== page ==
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There's a photograph of Sarah Polley from the Disney movie One Magic Christmas. The still is enormously endearing, less because the Canadian 4-year-old looks adorable in blond bangs and a woolly cap than because her lower lip is stuck out in an attitude of mutinous pugnacity that foretells not only Polley's testy subsequent relationship with the studio, but her wild years as a high school dropout and a rebel with many a good activist cause. In between, the press anointed her "Canada's Sweetheart" after she starred in the long-running series Anne of Avonlea, which she left when it underwent the usual Mouse House cleansing for airing on the Disney Channel.
Polley blossomed into a pretty, blue-eyed blonde whose ethereal, slightly off-kilter face got her repeatedly cast as someone to whom bad things happen, beginning with her haunting turn as the paralyzed victim of a school bus accident (with some sexual abuse thrown in) in Atom Egoyan's 1997 film The Sweet Hereafter. That role got her noticed in this country, where Polley has appeared in a handful of studio movies, notably Doug Liman's Go and Zack Snyder's remake of Dawn of the Dead. But you can't sustain yourself as Hollywood's Next Big Thing by pulling out of Cameron Crowe's Almost Famous (in which she was to play Penny Lane) in order to star in a low-budget Canadian feature, The Law of Enclosures, which tanked on arrival. Not a sterling career move, but an irresistible fuck-you from someone who, when other actresses her age were busy with retail therapy, was out on the streets of Toronto, protesting on behalf of the homeless. Polley likes to be in movies she'd pay money to see, which means that she has built her résumé around brainy independent directors like Egoyan, David Cronenberg (eXistenZ), Wim Wenders (Don't Come Knocking) and the Spanish director Isabel Coixet, for whom she has played a young mother with months left to live (My Life Without Me) and a scarred survivor of the Balkan Wars (The Secret Life of Words).
There's nothing remotely pugnacious, ethereal, or wounded about the poised, cheerful young woman who shows up at a West Hollywood hotel to talk about Away From Her, her assured first feature as a director, which she also adapted from a short story by Canadian writer Alice Munro. Polley had read Munro's "The Bear Came Over the Mountain," a desolate yet oddly uplifting tale about an older couple whose long marriage is called into question by the wife's slow succumbing to Alzheimer's disease, in The New Yorker shortly after co-starring with Julie Christie in Hal Hartley's No Such Thing.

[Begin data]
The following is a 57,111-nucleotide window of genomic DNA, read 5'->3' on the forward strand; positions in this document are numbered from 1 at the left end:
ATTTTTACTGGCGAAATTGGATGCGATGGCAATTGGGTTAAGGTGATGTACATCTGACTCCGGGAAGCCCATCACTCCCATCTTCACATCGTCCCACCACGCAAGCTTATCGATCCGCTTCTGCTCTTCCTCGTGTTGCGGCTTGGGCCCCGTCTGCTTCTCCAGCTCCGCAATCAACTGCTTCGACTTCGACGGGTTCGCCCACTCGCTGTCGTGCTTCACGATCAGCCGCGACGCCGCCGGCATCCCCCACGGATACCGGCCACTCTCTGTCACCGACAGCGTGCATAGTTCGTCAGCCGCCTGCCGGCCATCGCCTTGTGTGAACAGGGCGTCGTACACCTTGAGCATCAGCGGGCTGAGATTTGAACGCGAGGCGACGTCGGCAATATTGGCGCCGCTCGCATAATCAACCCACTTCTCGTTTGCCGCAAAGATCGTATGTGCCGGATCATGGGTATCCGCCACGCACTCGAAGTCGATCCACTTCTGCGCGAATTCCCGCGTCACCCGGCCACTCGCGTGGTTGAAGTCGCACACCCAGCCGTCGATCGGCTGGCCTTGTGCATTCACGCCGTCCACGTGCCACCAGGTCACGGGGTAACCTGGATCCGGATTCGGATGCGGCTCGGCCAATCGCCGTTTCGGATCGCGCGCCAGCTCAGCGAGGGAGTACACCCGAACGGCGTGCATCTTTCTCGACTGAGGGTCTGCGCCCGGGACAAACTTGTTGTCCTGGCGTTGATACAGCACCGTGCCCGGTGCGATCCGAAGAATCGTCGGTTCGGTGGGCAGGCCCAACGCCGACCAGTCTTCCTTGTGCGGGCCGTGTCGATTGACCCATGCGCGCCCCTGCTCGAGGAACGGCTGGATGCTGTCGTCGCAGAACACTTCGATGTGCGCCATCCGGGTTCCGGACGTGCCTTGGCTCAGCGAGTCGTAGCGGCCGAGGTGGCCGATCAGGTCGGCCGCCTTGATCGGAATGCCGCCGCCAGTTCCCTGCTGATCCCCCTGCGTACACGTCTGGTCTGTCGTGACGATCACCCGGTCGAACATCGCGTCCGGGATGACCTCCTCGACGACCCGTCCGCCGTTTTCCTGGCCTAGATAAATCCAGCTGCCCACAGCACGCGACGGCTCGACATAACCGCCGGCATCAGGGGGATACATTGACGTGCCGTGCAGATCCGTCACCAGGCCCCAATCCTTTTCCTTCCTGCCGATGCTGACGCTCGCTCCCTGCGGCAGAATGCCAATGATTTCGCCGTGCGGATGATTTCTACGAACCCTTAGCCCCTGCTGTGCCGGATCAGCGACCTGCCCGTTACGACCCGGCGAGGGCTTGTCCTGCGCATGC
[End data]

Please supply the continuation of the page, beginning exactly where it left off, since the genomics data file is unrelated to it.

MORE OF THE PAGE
"When I picked up this story I couldn't stop seeing Julie's face," says Polley. It was a long slog to get Christie who's as blithely indifferent to her celebrity as Polley is to hers to commit. But Polley ground her down, and the result is a transcendently quicksilver rendition of a woman who, as her character ruefully says in the movie, is "beginning to disappear" but will brook no pity.
Polley, who after a tumultuous early love life is now contentedly married to Toronto-based film editor David Wharnsby, has a precociously mature understanding of Munro's austere, inward, yet intensely physical account of this enduring but troubled union. "I don't think there can be a simple love story when two people know each other for that long," she says. "The relationship is full of failures and heartbreak and betrayal and moments of redemption. This was uncharted territory for me, but it felt so obviously cinematic."
Polley is matter of fact about writing an adaptation for the first time. "These characters were so finely nuanced that it didn't feel like a big job to figure out how to adapt it," she says. "I wanted to remain as close to the story as possible." She succeeded well enough that, after reading the script, the publicity-shy Munro gave her blessing to the project in a warm message on Polley's voicemail.
Away From Her has been getting rapturous advance notices in North America, but it's the Canadian reviews Polley is nervous about, because that's where her funding comes from, and she is already hard at work pursuing the rights to Alias Grace, a novel by Margaret Atwood. Polley wants to maintain a dual career but says that acting was of little help once she settled into the director's chair. "Everything I learned about filmmaking," she says, "was not from being an actor but from making my five shorts." Polley has a couple of acting projects coming up, but finds herself far more open to a Hollywood offer to direct. "It's funny how much more tempting that is as a director than as an actor. I feel as though I've been so immune to Hollywood as an actor, but if I was offered a great film to direct and a decent budget it would be hard to say no. Especially after having gone through four or five years trying to get movies made."
Certainly, it never occurred to her to direct herself in Away From Her. "You want people to fall in love with the actors," she says, "and I don't think I could fall in love with myself." If that makes her the right person in the wrong town, so be it.
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